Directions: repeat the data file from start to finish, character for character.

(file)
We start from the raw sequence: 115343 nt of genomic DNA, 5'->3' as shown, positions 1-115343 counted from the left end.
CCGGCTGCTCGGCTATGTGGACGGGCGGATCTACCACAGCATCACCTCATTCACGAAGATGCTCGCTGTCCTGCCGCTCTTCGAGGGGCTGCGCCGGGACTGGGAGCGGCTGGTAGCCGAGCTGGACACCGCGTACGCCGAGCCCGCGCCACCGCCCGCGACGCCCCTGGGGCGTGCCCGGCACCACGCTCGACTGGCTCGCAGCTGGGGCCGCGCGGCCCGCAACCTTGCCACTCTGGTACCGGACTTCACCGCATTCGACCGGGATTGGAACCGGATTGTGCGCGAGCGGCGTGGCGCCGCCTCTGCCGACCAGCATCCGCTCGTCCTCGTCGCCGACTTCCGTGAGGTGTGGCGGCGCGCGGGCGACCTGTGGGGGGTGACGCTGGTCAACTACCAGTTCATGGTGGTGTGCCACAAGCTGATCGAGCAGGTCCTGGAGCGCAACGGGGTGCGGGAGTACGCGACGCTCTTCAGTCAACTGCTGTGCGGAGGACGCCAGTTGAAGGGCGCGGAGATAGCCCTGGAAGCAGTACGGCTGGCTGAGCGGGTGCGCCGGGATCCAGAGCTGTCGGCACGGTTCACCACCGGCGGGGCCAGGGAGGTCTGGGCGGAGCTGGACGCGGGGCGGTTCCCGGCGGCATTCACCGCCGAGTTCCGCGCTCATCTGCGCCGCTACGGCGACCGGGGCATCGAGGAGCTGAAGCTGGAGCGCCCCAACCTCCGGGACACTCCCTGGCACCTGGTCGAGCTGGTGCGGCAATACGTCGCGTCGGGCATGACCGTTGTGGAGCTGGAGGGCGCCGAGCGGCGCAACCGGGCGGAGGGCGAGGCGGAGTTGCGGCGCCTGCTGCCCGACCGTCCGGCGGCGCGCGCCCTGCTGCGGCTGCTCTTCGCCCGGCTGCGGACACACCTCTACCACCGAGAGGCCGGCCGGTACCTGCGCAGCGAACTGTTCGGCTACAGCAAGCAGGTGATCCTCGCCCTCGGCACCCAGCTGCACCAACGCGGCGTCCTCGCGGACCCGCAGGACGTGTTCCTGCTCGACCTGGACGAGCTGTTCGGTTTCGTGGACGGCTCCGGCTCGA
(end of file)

We start from the raw sequence: 115343 nt of genomic DNA, 5'->3' as shown, positions 1-115343 counted from the left end.
CCGGCTGCTCGGCTATGTGGACGGGCGGATCTACCACAGCATCACCTCATTCACGAAGATGCTCGCTGTCCTGCCGCTCTTCGAGGGGCTGCGCCGGGACTGGGAGCGGCTGGTAGCCGAGCTGGACACCGCGTACGCCGAGCCCGCGCCACCGCCCGCGACGCCCCTGGGGCGTGCCCGGCACCACGCTCGACTGGCTCGCAGCTGGGGCCGCGCGGCCCGCAACCTTGCCACTCTGGTACCGGACTTCACCGCATTCGACCGGGATTGGAACCGGATTGTGCGCGAGCGGCGTGGCGCCGCCTCTGCCGACCAGCATCCGCTCGTCCTCGTCGCCGACTTCCGTGAGGTGTGGCGGCGCGCGGGCGACCTGTGGGGGGTGACGCTGGTCAACTACCAGTTCATGGTGGTGTGCCACAAGCTGATCGAGCAGGTCCTGGAGCGCAACGGGGTGCGGGAGTACGCGACGCTCTTCAGTCAACTGCTGTGCGGAGGACGCCAGTTGAAGGGCGCGGAGATAGCCCTGGAAGCAGTACGGCTGGCTGAGCGGGTGCGCCGGGATCCAGAGCTGTCGGCACGGTTCACCACCGGCGGGGCCAGGGAGGTCTGGGCGGAGCTGGACGCGGGGCGGTTCCCGGCGGCATTCACCGCCGAGTTCCGCGCTCATCTGCGCCGCTACGGCGACCGGGGCATCGAGGAGCTGAAGCTGGAGCGCCCCAACCTCCGGGACACTCCCTGGCACCTGGTCGAGCTGGTGCGGCAATACGTCGCGTCGGGCATGACCGTTGTGGAGCTGGAGGGCGCCGAGCGGCGCAACCGGGCGGAGGGCGAGGCGGAGTTGCGGCGCCTGCTGCCCGACCGTCCGGCGGCGCGCGCCCTGCTGCGGCTGCTCTTCGCCCGGCTGCGGACACACCTCTACCACCGAGAGGCCGGCCGGTACCTGCGCAGCGAACTGTTCGGCTACAGCAAGCAGGTGATCCTCGCCCTCGGCACCCAGCTGCACCAACGCGGCGTCCTCGCGGACCCGCAGGACGTGTTCCTGCTCGACCTGGACGAGCTGTTCGGTTTCGTGGACGGCTCCGGCTCGA